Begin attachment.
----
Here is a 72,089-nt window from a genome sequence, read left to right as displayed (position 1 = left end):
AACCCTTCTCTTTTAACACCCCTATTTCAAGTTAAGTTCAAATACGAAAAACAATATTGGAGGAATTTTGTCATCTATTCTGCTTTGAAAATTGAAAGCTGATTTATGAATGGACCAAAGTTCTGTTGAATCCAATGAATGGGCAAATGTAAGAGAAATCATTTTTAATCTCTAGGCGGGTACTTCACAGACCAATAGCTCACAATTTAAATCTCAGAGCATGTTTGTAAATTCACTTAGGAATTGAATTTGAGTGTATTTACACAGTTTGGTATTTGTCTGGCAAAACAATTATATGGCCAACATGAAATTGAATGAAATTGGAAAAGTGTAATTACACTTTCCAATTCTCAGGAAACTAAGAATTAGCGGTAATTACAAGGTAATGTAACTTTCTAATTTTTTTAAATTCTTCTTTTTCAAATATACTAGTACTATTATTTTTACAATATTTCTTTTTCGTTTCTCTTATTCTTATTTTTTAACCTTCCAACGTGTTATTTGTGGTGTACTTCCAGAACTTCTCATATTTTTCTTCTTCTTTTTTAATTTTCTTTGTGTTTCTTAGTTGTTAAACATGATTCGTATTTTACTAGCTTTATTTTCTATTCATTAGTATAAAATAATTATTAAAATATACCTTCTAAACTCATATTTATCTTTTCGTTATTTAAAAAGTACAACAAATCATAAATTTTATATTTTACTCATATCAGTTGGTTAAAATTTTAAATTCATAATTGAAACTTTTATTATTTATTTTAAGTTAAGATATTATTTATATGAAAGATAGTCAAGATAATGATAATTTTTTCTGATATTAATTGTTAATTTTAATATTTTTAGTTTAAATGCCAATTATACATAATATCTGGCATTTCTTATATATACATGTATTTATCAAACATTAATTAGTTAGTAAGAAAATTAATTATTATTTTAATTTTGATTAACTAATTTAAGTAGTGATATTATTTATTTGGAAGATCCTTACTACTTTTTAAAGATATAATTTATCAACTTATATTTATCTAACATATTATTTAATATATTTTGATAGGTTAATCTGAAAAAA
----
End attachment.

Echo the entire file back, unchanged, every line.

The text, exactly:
Here is a 72,089-nt window from a genome sequence, read left to right as displayed (position 1 = left end):
AACCCTTCTCTTTTAACACCCCTATTTCAAGTTAAGTTCAAATACGAAAAACAATATTGGAGGAATTTTGTCATCTATTCTGCTTTGAAAATTGAAAGCTGATTTATGAATGGACCAAAGTTCTGTTGAATCCAATGAATGGGCAAATGTAAGAGAAATCATTTTTAATCTCTAGGCGGGTACTTCACAGACCAATAGCTCACAATTTAAATCTCAGAGCATGTTTGTAAATTCACTTAGGAATTGAATTTGAGTGTATTTACACAGTTTGGTATTTGTCTGGCAAAACAATTATATGGCCAACATGAAATTGAATGAAATTGGAAAAGTGTAATTACACTTTCCAATTCTCAGGAAACTAAGAATTAGCGGTAATTACAAGGTAATGTAACTTTCTAATTTTTTTAAATTCTTCTTTTTCAAATATACTAGTACTATTATTTTTACAATATTTCTTTTTCGTTTCTCTTATTCTTATTTTTTAACCTTCCAACGTGTTATTTGTGGTGTACTTCCAGAACTTCTCATATTTTTCTTCTTCTTTTTTAATTTTCTTTGTGTTTCTTAGTTGTTAAACATGATTCGTATTTTACTAGCTTTATTTTCTATTCATTAGTATAAAATAATTATTAAAATATACCTTCTAAACTCATATTTATCTTTTCGTTATTTAAAAAGTACAACAAATCATAAATTTTATATTTTACTCATATCAGTTGGTTAAAATTTTAAATTCATAATTGAAACTTTTATTATTTATTTTAAGTTAAGATATTATTTATATGAAAGATAGTCAAGATAATGATAATTTTTTCTGATATTAATTGTTAATTTTAATATTTTTAGTTTAAATGCCAATTATACATAATATCTGGCATTTCTTATATATACATGTATTTATCAAACATTAATTAGTTAGTAAGAAAATTAATTATTATTTTAATTTTGATTAACTAATTTAAGTAGTGATATTATTTATTTGGAAGATCCTTACTACTTTTTAAAGATATAATTTATCAACTTATATTTATCTAACATATTATTTAATATATTTTGATAGGTTAATCTGAAAAAA